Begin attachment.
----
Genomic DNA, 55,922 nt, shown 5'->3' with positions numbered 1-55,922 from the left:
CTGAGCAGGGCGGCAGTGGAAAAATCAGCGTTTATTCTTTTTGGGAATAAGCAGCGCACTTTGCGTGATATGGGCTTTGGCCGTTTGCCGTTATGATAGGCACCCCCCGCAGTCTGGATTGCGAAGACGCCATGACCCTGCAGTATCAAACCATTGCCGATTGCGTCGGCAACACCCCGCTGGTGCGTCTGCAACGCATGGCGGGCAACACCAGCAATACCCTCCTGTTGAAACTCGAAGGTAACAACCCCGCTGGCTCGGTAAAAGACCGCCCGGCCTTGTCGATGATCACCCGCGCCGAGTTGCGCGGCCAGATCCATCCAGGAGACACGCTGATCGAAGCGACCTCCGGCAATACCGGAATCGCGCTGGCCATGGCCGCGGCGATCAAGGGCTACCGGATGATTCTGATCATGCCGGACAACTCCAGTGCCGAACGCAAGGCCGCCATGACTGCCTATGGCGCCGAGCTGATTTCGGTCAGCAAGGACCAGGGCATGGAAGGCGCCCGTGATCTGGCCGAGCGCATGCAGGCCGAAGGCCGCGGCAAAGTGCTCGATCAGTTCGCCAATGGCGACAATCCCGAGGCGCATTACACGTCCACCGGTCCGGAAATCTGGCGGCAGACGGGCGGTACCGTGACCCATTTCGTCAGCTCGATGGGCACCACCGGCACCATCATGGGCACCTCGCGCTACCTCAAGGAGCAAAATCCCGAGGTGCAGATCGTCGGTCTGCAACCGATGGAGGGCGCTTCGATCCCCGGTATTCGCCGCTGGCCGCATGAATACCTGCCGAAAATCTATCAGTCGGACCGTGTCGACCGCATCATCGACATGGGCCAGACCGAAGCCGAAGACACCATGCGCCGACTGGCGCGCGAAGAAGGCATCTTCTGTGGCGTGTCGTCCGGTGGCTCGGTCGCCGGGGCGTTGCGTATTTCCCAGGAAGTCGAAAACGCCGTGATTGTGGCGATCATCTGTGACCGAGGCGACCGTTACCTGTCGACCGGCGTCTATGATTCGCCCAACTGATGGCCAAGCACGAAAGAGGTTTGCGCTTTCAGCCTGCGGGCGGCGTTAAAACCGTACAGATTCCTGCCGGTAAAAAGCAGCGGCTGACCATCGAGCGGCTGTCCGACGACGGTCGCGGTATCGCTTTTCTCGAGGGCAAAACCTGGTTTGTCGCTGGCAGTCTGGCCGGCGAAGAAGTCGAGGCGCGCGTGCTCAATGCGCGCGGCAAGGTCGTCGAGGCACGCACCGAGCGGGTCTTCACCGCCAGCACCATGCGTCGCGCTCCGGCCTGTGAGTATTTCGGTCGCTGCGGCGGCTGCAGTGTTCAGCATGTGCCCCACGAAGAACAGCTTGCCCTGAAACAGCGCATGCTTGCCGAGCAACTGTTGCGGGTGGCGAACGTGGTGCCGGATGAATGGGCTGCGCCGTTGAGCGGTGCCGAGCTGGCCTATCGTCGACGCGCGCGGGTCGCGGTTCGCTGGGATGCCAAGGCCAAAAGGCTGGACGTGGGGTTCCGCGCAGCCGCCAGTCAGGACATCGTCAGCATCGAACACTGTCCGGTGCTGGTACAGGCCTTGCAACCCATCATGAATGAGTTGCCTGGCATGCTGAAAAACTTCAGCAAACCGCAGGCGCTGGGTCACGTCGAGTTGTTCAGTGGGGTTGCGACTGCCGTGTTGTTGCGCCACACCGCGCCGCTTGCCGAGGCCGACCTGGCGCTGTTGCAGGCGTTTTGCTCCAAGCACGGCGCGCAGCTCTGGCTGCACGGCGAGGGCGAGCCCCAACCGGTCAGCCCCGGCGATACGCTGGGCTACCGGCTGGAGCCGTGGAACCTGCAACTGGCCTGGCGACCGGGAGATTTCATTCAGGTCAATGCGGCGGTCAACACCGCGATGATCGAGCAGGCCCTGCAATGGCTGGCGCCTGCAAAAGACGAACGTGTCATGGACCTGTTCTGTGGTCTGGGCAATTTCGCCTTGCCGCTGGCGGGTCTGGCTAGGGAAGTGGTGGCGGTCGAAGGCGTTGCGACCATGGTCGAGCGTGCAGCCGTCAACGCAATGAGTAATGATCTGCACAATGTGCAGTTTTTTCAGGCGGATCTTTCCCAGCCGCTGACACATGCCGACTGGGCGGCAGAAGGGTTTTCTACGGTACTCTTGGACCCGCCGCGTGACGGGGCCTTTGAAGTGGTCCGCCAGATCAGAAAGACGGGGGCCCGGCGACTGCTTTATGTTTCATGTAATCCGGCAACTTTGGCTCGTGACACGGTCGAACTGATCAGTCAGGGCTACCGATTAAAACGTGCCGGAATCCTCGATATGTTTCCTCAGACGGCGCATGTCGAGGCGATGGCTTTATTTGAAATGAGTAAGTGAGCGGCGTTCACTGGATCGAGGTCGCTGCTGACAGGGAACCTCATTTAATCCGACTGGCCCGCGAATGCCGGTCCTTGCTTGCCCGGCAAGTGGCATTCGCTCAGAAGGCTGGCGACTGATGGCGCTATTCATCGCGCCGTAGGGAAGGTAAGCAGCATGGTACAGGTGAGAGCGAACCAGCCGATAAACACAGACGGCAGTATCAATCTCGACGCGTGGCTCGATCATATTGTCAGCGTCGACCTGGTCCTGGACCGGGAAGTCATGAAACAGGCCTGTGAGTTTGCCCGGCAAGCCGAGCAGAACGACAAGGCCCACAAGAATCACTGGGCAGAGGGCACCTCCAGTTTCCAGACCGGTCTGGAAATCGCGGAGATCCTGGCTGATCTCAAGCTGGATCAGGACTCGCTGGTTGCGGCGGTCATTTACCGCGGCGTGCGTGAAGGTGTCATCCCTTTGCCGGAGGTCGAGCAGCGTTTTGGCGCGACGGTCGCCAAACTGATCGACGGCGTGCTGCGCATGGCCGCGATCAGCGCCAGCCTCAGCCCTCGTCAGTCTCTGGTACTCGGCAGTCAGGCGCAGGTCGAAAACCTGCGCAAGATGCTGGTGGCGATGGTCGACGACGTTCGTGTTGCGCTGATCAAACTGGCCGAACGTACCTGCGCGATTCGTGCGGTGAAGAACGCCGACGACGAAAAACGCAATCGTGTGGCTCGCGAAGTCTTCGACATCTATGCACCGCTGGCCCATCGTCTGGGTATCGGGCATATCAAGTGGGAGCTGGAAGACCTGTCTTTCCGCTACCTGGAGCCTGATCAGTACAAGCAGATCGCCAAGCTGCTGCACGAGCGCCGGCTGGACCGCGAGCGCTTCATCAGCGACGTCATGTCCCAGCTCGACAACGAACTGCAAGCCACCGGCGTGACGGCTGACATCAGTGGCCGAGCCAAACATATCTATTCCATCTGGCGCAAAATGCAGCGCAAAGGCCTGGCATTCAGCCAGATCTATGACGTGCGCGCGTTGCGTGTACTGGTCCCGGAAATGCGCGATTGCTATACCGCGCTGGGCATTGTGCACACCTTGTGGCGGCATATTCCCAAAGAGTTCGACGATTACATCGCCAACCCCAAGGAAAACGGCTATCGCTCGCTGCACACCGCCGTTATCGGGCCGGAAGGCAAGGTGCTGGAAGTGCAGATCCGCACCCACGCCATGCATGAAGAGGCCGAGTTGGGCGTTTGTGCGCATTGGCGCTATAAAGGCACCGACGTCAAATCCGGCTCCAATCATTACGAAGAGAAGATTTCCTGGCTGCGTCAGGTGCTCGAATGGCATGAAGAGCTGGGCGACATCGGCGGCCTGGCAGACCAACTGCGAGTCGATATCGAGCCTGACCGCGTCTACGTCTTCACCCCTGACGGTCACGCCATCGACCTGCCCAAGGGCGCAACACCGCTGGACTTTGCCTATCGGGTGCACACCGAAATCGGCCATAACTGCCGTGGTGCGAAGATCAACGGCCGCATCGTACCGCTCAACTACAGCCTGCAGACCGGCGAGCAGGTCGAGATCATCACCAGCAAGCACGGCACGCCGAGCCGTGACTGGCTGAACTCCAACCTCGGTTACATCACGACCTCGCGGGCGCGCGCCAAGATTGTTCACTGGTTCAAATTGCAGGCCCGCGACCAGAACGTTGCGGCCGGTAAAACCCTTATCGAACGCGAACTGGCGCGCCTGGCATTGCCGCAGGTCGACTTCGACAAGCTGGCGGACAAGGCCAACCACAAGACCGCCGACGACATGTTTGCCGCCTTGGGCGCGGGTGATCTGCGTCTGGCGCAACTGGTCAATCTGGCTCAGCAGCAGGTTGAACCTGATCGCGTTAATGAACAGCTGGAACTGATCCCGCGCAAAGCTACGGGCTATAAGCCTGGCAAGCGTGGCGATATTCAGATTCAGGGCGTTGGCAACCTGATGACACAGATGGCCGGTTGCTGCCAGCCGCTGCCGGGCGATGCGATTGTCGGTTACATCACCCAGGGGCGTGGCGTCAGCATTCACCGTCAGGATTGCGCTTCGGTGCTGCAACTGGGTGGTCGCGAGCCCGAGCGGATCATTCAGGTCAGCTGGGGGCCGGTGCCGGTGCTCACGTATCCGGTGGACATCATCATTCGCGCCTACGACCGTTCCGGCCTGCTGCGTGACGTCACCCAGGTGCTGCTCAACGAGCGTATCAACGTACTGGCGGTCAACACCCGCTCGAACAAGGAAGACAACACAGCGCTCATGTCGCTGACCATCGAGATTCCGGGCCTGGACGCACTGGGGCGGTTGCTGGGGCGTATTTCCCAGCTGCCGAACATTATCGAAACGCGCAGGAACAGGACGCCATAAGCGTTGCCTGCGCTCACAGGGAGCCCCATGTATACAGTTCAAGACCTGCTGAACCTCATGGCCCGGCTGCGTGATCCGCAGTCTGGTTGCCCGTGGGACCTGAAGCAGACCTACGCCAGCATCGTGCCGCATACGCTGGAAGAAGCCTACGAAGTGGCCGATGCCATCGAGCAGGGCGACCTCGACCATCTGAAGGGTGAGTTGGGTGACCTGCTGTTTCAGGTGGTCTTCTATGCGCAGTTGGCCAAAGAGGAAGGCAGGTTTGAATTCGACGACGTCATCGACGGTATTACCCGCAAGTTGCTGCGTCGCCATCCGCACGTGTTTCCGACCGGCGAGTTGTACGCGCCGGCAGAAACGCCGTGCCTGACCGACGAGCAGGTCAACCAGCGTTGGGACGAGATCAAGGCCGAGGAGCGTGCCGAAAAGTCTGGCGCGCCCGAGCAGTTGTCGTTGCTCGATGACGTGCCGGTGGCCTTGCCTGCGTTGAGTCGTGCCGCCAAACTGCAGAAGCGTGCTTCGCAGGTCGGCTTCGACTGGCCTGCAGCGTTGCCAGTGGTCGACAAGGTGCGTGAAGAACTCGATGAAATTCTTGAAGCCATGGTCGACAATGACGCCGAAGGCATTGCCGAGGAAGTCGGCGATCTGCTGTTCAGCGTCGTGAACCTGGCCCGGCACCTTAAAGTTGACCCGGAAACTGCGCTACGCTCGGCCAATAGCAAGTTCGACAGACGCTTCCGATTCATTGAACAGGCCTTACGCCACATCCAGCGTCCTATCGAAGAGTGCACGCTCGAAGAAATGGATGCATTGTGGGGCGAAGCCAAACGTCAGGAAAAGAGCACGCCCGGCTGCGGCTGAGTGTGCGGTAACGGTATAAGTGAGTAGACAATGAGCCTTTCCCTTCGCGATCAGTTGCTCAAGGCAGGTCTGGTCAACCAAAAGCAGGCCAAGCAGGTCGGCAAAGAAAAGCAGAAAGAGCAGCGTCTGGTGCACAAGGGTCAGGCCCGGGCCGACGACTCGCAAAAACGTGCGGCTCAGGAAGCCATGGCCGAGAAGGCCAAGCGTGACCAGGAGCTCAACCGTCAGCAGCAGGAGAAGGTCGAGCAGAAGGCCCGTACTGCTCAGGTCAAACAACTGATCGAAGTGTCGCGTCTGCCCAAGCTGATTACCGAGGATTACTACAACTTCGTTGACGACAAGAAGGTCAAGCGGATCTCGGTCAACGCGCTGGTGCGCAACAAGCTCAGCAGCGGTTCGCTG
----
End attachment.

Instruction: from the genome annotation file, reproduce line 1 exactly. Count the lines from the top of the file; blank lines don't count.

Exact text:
Genomic DNA, 55,922 nt, shown 5'->3' with positions numbered 1-55,922 from the left: